Breathing new life into Baltiomore's old schools

Robert W. Hearn

May 01, 1991|By Robert W. Hearn

NEWS REPORTS in March focused on the success of developer Bettyjean Murphy and her proposal to convert former School No. 34 in Washington Village into affordable housing for low-income Baltimoreans. This is the first time that a woman African-American developer has been awarded a project of such importance in Baltimore, and it is a very significant development for our city.

But behind those headlines, there is another important story: It is the story of a metamorphosis that is taking place in many Baltimore neighborhoods. Former public school buildings that were once empty, such as School 34, are -- or soon will be -- thriving with new life and contributing to the strength of city neighborhoods.

As Baltimore's population has grown smaller and older, these buildings are no longer needed as schools. However, they are still prime public resources and are being used as part of the Schmoke administration's affordable housing strategies for Baltimore.

The former Louisa May Alcott Elementary School is a good example. The graceful old structure on Reisterstown Road was built in 1910 and closed in 1982. It is being reopened as Alcott Place, a 44-unit apartment complex for low-income elderly citizens in Park Heights. The units have contemporary amenities, including new heat pumps, alarms and intercoms, while maintaining unique touches from the past. The original maple floors, tin ceilings, and, in many cases, even the original classroom doors have been preserved. Some blackboards have been saved and installed in the corridors as message centers for residents. This is a remarkable effort at conservation, and it has meant a dramatic change for the better in the texture of a neighborhood.

Similar transformations have occurred in a number of other areas. School No. 142 is now Coleman Manor on Walbrook Avenue. This $3.2 million project renewed a blighted property and has helped trigger increased renovation activity in the community by private homeowners. The old Frederick Douglass High School in Sandtown-Winchester was vacant for 34 years. In 1988 it was restored as 100 rental units. Efforts are now under way, with strong community support, to convert the unused auditorium to a performing arts center.

Some restorations meet pressing social needs. Bon Secours Hospital, for example, has already converted former School No. 48 in southwest Baltimore into housing for the elderly, and is moving on to former School No. 68 into even more elderly housing. This is creating a total of 185 residential units for senior citizens, allowing them to live in comfort and security.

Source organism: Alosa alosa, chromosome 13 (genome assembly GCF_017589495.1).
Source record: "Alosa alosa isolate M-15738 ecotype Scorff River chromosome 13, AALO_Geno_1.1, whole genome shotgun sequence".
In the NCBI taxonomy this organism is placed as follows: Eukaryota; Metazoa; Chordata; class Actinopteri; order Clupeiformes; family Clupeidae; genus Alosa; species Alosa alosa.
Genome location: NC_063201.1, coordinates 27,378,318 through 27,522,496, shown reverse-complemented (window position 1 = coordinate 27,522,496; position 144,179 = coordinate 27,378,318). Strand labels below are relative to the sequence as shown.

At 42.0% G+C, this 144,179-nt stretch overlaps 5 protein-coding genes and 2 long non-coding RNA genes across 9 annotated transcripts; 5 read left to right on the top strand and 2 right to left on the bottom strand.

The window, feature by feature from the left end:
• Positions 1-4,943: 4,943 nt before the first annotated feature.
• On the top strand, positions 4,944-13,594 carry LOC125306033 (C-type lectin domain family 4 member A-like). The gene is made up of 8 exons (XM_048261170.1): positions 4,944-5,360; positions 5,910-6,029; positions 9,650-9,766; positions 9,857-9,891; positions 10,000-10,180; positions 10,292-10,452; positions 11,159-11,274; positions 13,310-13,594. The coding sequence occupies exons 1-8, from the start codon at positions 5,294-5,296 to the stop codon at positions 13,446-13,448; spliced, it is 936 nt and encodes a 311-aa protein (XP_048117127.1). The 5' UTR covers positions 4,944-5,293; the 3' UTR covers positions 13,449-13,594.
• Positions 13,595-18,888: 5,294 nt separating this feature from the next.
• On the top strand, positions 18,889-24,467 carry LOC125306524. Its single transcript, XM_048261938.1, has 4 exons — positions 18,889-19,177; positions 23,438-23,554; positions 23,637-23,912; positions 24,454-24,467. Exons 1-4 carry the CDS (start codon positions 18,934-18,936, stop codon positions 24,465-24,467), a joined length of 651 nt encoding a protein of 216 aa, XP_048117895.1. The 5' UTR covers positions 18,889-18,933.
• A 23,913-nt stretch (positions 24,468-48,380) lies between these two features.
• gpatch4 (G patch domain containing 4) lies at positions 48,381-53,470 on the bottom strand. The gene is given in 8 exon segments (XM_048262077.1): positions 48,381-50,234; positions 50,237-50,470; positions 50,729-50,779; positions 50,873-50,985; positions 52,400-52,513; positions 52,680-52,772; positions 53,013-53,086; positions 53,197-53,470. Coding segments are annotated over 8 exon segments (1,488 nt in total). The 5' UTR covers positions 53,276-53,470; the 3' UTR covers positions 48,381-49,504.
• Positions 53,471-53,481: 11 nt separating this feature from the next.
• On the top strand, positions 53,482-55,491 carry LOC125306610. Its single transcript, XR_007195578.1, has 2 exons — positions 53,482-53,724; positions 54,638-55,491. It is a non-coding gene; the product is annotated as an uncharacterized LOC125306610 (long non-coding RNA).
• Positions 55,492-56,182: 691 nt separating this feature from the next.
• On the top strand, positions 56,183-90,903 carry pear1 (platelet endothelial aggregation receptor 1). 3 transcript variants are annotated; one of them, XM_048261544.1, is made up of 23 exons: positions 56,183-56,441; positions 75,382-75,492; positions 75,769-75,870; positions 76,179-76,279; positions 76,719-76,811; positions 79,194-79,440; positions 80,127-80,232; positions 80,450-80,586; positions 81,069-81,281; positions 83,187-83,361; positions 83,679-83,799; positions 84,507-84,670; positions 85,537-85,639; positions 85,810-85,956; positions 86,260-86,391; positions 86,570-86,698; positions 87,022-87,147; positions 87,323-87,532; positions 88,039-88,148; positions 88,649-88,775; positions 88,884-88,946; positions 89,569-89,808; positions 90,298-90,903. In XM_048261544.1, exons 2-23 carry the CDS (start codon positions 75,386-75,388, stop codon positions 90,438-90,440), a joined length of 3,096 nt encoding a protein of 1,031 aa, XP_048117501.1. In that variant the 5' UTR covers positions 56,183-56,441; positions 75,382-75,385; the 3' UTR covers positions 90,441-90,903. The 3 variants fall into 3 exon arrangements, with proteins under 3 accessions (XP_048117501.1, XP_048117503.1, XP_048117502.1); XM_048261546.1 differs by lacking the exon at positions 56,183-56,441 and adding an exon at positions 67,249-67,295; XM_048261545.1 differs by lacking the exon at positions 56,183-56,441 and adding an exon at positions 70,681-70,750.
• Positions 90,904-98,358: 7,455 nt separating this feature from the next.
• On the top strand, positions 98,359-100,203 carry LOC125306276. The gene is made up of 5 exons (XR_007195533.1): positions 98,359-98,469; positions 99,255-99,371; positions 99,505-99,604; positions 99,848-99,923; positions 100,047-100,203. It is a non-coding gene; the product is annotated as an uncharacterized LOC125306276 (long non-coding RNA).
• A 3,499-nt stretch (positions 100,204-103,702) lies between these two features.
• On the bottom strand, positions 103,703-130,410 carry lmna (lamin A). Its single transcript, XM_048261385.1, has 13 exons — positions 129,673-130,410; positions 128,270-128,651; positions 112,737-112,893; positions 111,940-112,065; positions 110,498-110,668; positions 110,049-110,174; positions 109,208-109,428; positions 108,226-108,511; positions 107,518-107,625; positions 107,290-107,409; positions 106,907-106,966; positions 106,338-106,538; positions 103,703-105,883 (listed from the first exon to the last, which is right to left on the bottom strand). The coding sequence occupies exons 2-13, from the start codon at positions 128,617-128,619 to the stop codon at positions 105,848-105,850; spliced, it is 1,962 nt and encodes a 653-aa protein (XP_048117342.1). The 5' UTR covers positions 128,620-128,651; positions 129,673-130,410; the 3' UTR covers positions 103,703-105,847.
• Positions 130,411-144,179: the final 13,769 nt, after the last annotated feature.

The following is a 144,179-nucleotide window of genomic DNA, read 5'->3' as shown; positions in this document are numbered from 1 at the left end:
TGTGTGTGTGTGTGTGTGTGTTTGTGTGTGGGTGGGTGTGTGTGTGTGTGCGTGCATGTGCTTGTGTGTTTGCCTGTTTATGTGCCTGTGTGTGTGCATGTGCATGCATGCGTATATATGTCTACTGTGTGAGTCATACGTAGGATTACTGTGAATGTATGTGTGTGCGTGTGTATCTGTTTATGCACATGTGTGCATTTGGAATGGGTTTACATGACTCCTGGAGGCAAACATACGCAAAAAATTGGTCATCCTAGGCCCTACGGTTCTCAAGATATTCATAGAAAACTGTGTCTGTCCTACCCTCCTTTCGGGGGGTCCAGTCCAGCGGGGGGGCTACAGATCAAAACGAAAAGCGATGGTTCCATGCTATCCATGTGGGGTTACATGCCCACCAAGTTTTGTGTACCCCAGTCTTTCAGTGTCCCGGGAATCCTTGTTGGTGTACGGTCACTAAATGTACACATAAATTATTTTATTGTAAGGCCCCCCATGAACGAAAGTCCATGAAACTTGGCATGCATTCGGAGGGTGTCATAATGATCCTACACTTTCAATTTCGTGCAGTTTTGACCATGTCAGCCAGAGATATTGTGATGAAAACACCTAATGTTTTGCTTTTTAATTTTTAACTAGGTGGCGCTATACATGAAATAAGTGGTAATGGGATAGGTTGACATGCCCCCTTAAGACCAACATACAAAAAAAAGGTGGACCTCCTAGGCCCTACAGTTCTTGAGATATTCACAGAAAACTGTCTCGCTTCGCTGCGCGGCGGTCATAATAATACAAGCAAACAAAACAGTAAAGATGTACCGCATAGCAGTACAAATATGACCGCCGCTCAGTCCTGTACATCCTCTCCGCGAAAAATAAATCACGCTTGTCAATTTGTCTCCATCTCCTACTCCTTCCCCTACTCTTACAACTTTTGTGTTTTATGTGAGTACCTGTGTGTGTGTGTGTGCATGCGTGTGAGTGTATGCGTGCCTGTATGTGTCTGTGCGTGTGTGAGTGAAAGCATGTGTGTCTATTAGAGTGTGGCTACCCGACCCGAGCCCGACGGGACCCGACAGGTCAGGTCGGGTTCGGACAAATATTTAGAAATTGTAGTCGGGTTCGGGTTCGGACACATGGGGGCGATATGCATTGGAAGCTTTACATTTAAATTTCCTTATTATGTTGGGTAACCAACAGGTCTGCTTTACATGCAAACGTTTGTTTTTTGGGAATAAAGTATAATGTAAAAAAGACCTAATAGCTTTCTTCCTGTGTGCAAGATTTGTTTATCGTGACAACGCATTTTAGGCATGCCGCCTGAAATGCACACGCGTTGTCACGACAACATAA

Other recent successes include the conversion of School No. 148 on North Rosedale Street in Walbrook to 34 low- and moderate-income rental units and the rehabilitation of School No. 453 in Washington Hill back into a school and offices by the Kennedy Institute for Children. This represents an expansion by the institute which will create 50 new jobs at all levels, including many new opportunities for neighborhood residents. A bright future is also planned for the site of School No. 69 on West Cold Spring Lane, which will be the site of single-family detached and semi-detached houses for homebuyers.

While these efforts involve different neighborhoods and meet different needs, they have one thing in common: They are real partnerships among city, state and federal governments, lending institutions, for-profit and nonprofit developers.

Making these projects work, however, is not always easy, and funding for Alcott Place in Park Heights reveals just how complex they can be. That single project involved funds from the federal government, bolstered by the state, a loan from the city's Community Development Financing Corp., a bridge loan from Maryland National Bank and use of tax credits, syndicated to investors who take the credits for investments that help preserve historic sites. Working out that kind of arrangement requires patience, imagination and determination by all of the partners.

In addition to financing, there are other challenges such as zoning issues and community concerns. But by being opportunistic and entrepreneurial, the city and its partners have found ways to overcome these obstacles in collaboration with our neighborhoods and provide communities with attractive and valuable new neighborhood assets.

Robert W. Hearn is commissioner of the city Department of Housing and Community Development.

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